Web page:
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The general consensus seems to be that these dolls were primarily for enslaved children, but the purpose of the dolls isn’t clearly understood.

Hix quotes one of the founders of the National Black Doll Museum, Debra Britt, who says that the dolls enabled enslave children to have something forbidden: a doll that looked like them. “When the slave master was gone,” she explained, “the kids would have the black side, but when the slave master was around, they would have the white side.”

At wikipedia, though, the entry for the dolls cites the author of American Folk Dolls, who makes the opposite claim.

It has recently been suggested that these dolls were often made for Black children who desired a forbidden white doll (a baby like the ones their mothers cared for); they would flip the doll to the black side when an overseer passed them at play.

Kimberly Wallace-Sanders, author of Mammy: A Century of Race, Gender, and Southern Memory, suggests that the dolls might not have been disallowed at all. Since enslaved black women often cared for their own children and the children of their white captors, perhaps the doll was designed to socialize young enslaved girls into their future roles as mothers to children of both races. According to Historical Folk Toys, the black doll sometimes was dressed in a headscarf and the white doll in antebellum-style dress, supporting Wallace-Sanders’ theory that the idea was to socialize girls into their role.

And, of course, we have even less of an idea of how the children themselves thought of these dolls or where their imagination led them.

Cross-posted at Pacific Standard.

Lisa Wade is a professor of sociology at Occidental College and the co-author of Gender: Ideas, Interactions, Institutions. You can follow her on Twitter and Facebook.

That Catcalling Video: Research Methods Edition

First, there were the accolades. More than 100 instances of street harassment in a two minute video, testifying powerfully to the routine invasion of women’s lives by male strangers.

Then, there was the criticism. How is it, people asked, that the majority of the men are black? They argued: this video isn’t an indictment of men, it’s an indictment of black men.

Now, we’ve reached the third stage: lessons for research methods classes.

Our instructor is sociologist Zeynep Tufekci, writing at The Message. Our competing hypotheses are three:

1. Black men really do catcall more than other kinds of men.

2. The people who made this video are unconsciously or consciously racist, editing out men of other races.

3. The study was badly designed.

As Tufekci points out, any one of these could account for why so many of the catcallers were black. Likewise, all three could be at play at once.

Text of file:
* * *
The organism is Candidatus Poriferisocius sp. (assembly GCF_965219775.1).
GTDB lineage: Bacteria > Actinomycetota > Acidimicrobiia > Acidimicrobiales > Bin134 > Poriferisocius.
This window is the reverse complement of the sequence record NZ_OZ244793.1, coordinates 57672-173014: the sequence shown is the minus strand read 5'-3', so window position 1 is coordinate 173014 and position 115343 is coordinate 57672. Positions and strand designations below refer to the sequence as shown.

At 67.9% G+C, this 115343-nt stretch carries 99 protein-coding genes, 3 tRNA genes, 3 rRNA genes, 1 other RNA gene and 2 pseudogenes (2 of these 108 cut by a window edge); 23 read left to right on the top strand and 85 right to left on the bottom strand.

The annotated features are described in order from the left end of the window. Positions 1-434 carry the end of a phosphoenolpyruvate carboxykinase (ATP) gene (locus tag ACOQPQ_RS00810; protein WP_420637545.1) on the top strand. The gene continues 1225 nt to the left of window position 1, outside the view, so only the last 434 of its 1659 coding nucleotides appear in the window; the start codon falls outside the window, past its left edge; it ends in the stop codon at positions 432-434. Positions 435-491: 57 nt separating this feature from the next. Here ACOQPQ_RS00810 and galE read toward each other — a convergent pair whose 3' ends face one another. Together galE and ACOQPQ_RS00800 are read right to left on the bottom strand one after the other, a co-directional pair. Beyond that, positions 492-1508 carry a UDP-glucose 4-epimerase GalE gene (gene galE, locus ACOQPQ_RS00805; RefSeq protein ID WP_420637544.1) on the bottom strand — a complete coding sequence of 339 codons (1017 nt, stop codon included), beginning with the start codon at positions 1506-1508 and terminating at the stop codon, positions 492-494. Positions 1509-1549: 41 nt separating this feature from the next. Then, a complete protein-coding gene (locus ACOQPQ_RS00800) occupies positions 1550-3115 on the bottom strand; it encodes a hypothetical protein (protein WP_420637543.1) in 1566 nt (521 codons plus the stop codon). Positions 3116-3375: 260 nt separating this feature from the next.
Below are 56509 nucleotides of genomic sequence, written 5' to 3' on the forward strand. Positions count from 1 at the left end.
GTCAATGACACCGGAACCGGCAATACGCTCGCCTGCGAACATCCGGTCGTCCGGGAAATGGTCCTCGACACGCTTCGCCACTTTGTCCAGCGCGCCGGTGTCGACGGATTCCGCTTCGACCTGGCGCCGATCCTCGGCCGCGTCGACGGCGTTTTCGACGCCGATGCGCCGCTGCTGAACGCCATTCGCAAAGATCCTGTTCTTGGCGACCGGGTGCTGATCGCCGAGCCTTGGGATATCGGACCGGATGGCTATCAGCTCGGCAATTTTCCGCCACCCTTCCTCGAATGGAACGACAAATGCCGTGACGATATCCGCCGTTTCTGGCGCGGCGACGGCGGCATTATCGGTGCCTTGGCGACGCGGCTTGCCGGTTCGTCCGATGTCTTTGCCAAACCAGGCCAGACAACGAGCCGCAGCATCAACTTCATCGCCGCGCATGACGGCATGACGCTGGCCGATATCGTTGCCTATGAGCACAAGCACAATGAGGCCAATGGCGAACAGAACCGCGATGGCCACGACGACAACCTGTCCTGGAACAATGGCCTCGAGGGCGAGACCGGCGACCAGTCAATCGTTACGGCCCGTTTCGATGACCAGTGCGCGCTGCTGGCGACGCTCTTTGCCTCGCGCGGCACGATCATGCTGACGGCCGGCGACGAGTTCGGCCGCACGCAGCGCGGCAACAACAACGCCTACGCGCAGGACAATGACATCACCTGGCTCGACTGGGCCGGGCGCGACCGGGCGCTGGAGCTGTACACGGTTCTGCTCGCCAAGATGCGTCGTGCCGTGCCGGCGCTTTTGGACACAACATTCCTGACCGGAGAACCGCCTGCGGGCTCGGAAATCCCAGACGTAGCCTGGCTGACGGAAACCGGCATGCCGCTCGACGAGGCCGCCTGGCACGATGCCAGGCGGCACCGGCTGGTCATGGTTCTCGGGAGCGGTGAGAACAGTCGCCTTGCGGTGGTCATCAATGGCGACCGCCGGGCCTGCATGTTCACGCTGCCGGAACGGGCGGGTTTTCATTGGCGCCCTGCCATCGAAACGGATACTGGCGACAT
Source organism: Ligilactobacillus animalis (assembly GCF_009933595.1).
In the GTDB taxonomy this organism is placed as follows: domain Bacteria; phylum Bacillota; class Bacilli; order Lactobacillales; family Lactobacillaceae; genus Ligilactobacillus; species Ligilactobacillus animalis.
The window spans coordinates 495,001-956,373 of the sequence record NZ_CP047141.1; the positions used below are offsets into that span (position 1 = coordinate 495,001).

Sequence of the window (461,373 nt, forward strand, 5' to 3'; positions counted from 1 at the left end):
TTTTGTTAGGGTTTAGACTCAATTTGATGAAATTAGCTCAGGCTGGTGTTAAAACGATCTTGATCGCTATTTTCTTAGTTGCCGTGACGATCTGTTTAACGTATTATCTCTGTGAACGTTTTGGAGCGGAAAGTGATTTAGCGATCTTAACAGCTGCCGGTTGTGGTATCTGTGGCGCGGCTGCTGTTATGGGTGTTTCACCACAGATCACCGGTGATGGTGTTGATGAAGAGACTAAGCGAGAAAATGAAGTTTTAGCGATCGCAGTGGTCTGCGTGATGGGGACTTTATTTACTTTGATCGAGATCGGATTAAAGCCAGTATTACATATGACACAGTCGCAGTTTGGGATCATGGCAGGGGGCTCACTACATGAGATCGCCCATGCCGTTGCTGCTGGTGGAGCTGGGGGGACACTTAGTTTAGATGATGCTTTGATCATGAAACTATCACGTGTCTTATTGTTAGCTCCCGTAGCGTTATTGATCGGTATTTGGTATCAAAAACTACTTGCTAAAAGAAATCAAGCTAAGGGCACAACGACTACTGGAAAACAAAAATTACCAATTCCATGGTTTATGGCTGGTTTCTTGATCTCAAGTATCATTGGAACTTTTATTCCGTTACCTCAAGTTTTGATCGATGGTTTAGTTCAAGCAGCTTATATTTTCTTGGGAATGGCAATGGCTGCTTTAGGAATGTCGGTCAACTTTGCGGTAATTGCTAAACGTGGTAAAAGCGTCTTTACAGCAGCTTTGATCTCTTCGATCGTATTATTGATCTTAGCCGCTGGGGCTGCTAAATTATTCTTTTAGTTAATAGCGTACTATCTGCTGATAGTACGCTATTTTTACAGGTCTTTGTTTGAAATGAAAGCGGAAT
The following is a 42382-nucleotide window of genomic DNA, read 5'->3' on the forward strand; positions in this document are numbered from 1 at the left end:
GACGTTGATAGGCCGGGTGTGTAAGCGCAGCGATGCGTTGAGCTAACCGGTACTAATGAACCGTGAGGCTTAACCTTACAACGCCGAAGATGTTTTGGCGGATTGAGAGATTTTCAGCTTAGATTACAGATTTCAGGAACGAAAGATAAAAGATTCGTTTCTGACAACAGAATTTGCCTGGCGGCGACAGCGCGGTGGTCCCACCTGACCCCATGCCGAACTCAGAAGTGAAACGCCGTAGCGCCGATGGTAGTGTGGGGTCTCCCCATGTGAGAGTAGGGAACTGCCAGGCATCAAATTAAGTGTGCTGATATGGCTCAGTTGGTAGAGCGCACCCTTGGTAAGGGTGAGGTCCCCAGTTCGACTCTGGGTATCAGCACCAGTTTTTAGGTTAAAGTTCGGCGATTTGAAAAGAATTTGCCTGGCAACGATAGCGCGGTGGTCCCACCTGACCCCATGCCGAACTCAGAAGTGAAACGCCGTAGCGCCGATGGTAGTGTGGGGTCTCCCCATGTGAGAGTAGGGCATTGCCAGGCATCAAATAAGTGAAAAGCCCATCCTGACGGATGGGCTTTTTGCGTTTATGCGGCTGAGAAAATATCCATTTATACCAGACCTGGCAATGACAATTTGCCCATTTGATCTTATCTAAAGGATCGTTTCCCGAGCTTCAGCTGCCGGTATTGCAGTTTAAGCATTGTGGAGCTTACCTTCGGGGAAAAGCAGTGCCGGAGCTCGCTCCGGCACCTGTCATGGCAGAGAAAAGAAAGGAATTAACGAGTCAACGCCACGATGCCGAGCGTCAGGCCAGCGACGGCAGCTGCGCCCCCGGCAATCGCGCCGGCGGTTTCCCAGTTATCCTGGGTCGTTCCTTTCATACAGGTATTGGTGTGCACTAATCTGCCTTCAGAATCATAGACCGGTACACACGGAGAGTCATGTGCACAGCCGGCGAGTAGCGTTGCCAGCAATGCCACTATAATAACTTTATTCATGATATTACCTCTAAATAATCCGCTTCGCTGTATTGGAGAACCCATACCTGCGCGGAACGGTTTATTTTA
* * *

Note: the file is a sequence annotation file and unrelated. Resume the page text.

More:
Enter, the data wrangler: Chris Moore at Mass Appeal.

Moore and his colleagues looked for landmarks in the video in order to place every instance of harassment on the map of New York City. According to their analysis, over half of the harassment occurs on just one street — 125th — in Harlem.

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Did the time the producers spent in Harlem involve denser rates of harassment, supporting hypothesis #1. Did they spend an extra amount of time in Harlem because they have something against black men? That’d be hypothesis #2. Or is it hypothesis #3: they were thoughtless about their decisions as to where they would do their filming.

Honestly, it’s hard to say without more data, such as knowing how much time they spent in each neighborhood and in neighborhoods not represented in the video. But if it’s true that they failed to sample the streets of New York City in any meaningful way — and I suspect it is — then hypothesis #3 explains at least some of why black men are over-represented.

And that fact should motivate us all to do our methods right. If we don’t, we may end up offering accidental and fallacious support to ideas that we loathe.

Cross-posted at Pacific Standard.

Lisa Wade is a professor of sociology at Occidental College and the co-author of Gender: Ideas, Interactions, Institutions. You can follow her on Twitter and Facebook.

Chart of the Week: A Majority of Middle Class Black Children Will Be Poorer as Adults

Social mobility refers to likelihood that a person born in one social class will end up in another as an adult. A new study by Richard Reeves and Isabel Sawhill for the Brookings Institute offered a devastating picture of the possibilities for black youth. To summarize: most black children see downward mobility and are poorer as adults than they were as children.

4More than half of black children born into the poorest 1/5th of households will remain there as adults. That’s only true for 36% of similarly-situated Americans overall. Poor black children, then, are less likely than Americans in general to be able to escape poverty.

Black children born into the middle class — literally the middle 5th of Americans as measured by household income — overwhelmingly see downward mobility. 16% will remain somewhere in the middle, 14% will be richer than their parents, and a whopping 69% will end up less economically stable. In comparison, only 38% of Americans, overall, born into the middle 5th see a decline in their status as adults.

As you may have noticed from the hole in the far right of the chart, the researchers didn’t have enough cases to even estimate outcomes for blacks born rich.

Below is the data for whites (first) and all Americans (second) for comparison:

32Here’s the first author, Richard Reeves, explaining social mobility, using Legos of course:

H/t Joe Feagin. Cross-posted at Pacific Standard.